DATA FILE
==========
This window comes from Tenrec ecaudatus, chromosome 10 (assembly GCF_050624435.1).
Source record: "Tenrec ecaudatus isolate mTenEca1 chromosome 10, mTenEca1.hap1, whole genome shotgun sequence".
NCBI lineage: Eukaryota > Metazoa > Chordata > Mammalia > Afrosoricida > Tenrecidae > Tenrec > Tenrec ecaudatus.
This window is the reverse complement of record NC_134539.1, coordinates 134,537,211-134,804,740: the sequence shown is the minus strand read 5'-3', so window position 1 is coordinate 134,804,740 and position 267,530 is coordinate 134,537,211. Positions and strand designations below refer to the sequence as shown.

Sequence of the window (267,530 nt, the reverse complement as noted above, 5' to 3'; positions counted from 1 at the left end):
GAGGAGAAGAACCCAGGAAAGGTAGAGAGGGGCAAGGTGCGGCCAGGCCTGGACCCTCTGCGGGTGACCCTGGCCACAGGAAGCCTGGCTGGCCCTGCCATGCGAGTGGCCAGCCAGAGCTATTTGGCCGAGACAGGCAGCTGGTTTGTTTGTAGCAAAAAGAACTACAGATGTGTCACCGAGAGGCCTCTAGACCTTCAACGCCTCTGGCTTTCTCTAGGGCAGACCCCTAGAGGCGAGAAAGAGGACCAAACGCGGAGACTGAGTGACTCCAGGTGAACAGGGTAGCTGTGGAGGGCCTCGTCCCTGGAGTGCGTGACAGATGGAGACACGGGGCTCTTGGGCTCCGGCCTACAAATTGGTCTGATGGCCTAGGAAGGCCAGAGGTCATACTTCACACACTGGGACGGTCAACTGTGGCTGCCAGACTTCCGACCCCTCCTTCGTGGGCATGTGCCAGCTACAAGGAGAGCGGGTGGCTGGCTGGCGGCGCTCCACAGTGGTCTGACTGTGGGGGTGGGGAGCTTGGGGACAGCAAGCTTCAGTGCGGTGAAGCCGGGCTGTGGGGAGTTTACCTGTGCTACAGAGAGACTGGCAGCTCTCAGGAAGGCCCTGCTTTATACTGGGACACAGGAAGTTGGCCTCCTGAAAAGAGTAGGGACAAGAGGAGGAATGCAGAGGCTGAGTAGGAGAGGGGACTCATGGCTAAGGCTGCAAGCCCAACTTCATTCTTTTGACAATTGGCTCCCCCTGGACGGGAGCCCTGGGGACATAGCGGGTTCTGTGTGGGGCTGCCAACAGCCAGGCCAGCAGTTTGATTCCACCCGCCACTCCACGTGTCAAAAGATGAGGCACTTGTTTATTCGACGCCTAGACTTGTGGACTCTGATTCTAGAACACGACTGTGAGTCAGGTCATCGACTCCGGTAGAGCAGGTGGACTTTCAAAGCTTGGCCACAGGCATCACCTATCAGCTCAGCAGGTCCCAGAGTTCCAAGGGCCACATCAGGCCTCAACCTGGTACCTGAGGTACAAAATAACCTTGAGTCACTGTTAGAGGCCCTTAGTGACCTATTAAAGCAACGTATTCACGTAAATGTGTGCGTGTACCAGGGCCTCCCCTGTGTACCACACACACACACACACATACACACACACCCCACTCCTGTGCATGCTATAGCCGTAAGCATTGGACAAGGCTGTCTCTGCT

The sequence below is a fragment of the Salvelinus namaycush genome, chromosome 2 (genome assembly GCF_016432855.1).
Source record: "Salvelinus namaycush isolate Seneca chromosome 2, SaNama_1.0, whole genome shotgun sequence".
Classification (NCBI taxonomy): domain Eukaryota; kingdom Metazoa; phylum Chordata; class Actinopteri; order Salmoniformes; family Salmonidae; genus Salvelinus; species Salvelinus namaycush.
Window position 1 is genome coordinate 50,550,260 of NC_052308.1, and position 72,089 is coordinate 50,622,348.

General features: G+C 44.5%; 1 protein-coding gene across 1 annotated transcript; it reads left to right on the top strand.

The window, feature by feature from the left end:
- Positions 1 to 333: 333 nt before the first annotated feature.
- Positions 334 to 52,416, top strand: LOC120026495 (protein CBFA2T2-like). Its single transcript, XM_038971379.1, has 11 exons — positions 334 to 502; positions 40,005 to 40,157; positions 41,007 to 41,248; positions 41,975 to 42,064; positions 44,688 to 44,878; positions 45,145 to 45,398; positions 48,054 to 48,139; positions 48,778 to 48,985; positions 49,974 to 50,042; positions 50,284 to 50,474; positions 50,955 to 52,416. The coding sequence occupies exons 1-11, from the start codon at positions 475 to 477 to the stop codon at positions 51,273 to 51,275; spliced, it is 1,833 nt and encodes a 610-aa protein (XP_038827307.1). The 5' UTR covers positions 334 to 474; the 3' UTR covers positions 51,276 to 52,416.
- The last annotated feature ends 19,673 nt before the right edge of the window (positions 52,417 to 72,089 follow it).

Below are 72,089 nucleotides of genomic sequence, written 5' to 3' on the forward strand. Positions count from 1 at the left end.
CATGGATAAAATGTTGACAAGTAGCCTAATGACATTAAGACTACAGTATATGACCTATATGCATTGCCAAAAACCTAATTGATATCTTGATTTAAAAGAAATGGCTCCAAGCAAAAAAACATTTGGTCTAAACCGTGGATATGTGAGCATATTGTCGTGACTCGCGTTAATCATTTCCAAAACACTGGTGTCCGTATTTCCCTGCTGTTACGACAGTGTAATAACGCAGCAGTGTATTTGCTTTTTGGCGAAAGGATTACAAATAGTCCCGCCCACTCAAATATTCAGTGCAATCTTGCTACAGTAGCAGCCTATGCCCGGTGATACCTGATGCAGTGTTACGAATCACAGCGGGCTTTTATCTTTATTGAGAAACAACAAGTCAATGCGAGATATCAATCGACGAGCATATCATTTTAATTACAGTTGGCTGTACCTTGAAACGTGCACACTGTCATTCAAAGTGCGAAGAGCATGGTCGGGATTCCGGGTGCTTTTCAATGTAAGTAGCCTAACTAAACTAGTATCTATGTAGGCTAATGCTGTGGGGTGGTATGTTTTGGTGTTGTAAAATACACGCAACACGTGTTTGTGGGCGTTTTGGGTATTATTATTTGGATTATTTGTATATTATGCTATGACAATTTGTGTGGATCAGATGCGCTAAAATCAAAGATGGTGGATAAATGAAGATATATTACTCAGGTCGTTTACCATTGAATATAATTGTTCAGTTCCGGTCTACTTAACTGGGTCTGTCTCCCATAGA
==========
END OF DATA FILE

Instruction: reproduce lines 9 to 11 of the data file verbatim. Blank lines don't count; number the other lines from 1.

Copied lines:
Classification (NCBI taxonomy): domain Eukaryota; kingdom Metazoa; phylum Chordata; class Actinopteri; order Salmoniformes; family Salmonidae; genus Salvelinus; species Salvelinus namaycush.
Window position 1 is genome coordinate 50,550,260 of NC_052308.1, and position 72,089 is coordinate 50,622,348.

General features: G+C 44.5%; 1 protein-coding gene across 1 annotated transcript; it reads left to right on the top strand.